Gallery Buys Time, Again28 Aug, 2007 By: Erik Gruenwedel
Financially troubled Movie Gallery Aug. 28 said it has extended for a third time until Sept. 30 its forbearance agreement with senior lenders.
The previous extension to Aug. 28 prolonged a previous Aug. 14 deadline.
The Dothan, Ala.-based No. 2 domestic video rental chain earlier this month warned it had incurred significant losses in the second quarter (ended July 1), raising doubts it could meet its debt requirements and continue operations.
The company's financial disclosure made it likely it won't meet those obligations, and analysts warned creditors could begin foreclosure proceedings.
Gallery lost $325 million in the second quarter, compared to $25 million during the same period last year, according to a filing with the Securities and Exchange Commission. Revenue fell 6% to $561 million, from $601 million last year.
Gallery, which operates more than 4,500 stores, has struggled since it outbid No. 1 Blockbuster Inc. in 2005, paying $1.1 billion to acquire then No. 2 Hollywood Video.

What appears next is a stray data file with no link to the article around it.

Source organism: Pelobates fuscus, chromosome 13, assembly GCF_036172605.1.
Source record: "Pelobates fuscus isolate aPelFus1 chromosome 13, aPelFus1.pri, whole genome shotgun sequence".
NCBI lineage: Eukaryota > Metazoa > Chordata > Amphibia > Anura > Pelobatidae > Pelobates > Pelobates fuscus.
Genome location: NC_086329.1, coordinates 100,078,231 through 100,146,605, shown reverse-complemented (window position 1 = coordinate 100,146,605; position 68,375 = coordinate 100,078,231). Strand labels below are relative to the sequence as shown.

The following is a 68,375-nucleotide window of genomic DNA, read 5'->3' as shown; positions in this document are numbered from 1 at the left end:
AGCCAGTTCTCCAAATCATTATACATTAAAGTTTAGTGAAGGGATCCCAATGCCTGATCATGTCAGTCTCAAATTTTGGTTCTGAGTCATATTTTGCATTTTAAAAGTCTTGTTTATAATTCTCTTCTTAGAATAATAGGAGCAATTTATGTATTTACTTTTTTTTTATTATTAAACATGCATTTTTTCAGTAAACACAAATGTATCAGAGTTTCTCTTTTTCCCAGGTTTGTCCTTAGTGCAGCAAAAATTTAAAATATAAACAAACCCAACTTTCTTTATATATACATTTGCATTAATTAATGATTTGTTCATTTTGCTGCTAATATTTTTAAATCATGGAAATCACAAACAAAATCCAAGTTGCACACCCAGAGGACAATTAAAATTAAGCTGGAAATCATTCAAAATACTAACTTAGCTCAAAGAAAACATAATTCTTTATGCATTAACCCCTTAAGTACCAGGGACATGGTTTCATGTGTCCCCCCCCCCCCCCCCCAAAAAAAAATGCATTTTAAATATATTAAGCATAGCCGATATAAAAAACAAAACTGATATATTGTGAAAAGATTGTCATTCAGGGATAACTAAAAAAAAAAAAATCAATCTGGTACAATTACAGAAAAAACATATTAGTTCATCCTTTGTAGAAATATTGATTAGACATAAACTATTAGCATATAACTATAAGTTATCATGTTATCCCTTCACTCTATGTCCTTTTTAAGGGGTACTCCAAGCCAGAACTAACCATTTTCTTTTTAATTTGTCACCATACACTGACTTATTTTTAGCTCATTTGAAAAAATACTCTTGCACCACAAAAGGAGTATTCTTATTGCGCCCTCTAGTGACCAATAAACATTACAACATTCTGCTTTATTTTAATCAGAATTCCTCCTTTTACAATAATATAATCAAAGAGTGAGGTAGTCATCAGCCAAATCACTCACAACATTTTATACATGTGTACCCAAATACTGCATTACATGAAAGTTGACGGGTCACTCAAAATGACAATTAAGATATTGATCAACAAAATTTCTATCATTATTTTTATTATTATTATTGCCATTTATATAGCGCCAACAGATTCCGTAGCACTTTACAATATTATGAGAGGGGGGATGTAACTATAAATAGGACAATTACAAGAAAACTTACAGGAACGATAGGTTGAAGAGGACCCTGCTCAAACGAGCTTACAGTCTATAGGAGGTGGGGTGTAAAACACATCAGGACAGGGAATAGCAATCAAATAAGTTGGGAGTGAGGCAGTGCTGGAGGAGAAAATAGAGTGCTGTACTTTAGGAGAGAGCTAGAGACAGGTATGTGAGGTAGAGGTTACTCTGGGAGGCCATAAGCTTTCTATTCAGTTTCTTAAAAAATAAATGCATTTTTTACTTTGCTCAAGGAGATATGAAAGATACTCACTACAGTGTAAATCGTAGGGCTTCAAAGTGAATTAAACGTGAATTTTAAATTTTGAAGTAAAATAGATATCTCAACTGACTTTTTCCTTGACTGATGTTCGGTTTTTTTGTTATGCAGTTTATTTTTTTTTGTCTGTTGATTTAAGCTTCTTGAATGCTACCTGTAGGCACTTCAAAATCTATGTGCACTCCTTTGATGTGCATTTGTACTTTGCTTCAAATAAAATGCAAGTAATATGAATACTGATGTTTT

Chairman and CEO Joe Malugen said the additional extension allowed the rental company to continue restructuring, which includes store closures, layoffs and other downsizing measures.
“We are pleased to have the continued cooperation of our lenders as well as the ongoing support of our valued employees,” Malugen said in a statement.
Independent analyst Dennis McAlpine said Gallery has shrewdly intertwined its future existence with its lenders' money. He said the banks don't want Gallery to declare bankruptcy, thereby diminishing the value of their loans.
McAlpine said lenders will continue working with Gallery to restructure the debt to a more manageable amount while at the same time eliminating all extraneous costs.
“[Gallery has] learned one of the great lessons of life: If you are going to have financial troubles, make sure the bank hurts as much as you do,” McAlpine said.
Michael Pachter, media analyst with Wedbush Morgan Securities in Los Angeles, countered that the ongoing extensions simply delay the inevitable insolvency.
“It is really annoying,” he said.